Guest Post: Seeing

By Maureen Edgerly

Today I listened to an interesting story on Noah Rasheta’s podcast, “Secular Buddhism.” He had been communicating online for over a year with a work associate in China named Chris, whom he had never met in person. On a trip to China, Noah made arrangements to meet Chris. Arriving at the location but not seeing Chris, he walked around a bit, returning to the particular table where they were to meet several times. Eventually he sat down at one end of the table. Two women were sitting at the other end. One of them spoke asking him, “Are you Noah? I am Chris.” In that awakening moment Noah realized that his preconceived idea/story of who Chris was, was not reality. He had created an image of Chris that was not accurate.

Last night I had a phone call with a friend of mine in Las Vegas, who has recently completed a master’s degree in pastoral theology. I shared with her the faith journey I have traveled in the past year. She encouraged me to read the story about Jesus and his disciples on the road to Emmaus, found in Luke 24:13-35.

Coincidentally, this is an additional account of someone (two disciples) not “seeing” or recognizing someone (Jesus) even though the person is right in front of them. What kept these two disciples (verse 16) from recognizing our Lord? Perhaps Jesus did not look the same in his resurrected body as he had in his mortal body. Perhaps there was a veil placed on the disciples eyes/minds for the purposes of the journey. Perhaps Jesus had a hood on his head that obscured his face, as is often depicted in videos. Perhaps they thought he was still dead and his body had been moved or stolen. They were not expecting a living, resurrected Jesus and especially not expecting him to be walking with them on what might be considered an inconsequential walk from Jerusalem to Emmaus. Was it their belief that he was dead (which they might have witnessed first-hand) that prevented them from seeing him in a different realm?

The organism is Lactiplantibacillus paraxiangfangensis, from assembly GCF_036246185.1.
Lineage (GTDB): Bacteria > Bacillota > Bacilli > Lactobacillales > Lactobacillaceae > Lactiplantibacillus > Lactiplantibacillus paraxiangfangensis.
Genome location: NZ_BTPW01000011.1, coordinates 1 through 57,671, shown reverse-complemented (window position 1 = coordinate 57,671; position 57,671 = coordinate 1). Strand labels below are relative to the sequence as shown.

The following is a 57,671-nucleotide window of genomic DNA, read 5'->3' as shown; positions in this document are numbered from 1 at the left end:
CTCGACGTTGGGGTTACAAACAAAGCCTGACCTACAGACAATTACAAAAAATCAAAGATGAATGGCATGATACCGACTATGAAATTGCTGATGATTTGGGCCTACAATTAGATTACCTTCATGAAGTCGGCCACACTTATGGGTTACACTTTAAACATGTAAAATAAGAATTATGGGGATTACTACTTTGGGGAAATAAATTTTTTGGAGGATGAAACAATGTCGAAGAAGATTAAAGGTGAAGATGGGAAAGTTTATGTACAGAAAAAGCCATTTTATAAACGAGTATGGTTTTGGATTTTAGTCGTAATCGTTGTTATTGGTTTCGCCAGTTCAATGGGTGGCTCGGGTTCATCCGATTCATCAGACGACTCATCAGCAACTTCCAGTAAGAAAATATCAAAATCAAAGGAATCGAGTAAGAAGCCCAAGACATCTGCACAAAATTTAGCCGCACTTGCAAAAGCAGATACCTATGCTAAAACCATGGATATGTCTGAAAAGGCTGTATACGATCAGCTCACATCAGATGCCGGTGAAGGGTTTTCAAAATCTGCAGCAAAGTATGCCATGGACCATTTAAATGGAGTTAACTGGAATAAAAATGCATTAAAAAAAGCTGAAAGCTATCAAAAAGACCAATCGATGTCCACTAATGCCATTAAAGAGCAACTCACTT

They knew the current events but did not know the prophecies regarding the current events, or they had not linked the past and the present just yet. Jesus schooled them on the road. What an awakening it was to have the prophecies explained by the Master Teacher. They begged him to stay with them and he obliged. In the breaking of the bread they “saw” him.

Is that not our goal also, to “see” God and be one with God? We are asked to do this by seeing God in our fellow beings. Are we seeing God? Is our story about God so rigid that we don’t see God when God is right in front of us? Where do you see God?

During the past year I have reached outside the box of Mormonism for my own mental health. I was so absorbed in the wrestle that I became bitter and frustrated. Interestingly enough, one of the meanings of the name Maureen is bitter. (I never found that amusing.) Sometimes, I need to change the channel. One peaceful channel for me is mindfulness and trying to be in the moment. Part of that involves “seeing” things as they really are, instead of through our lens or created story.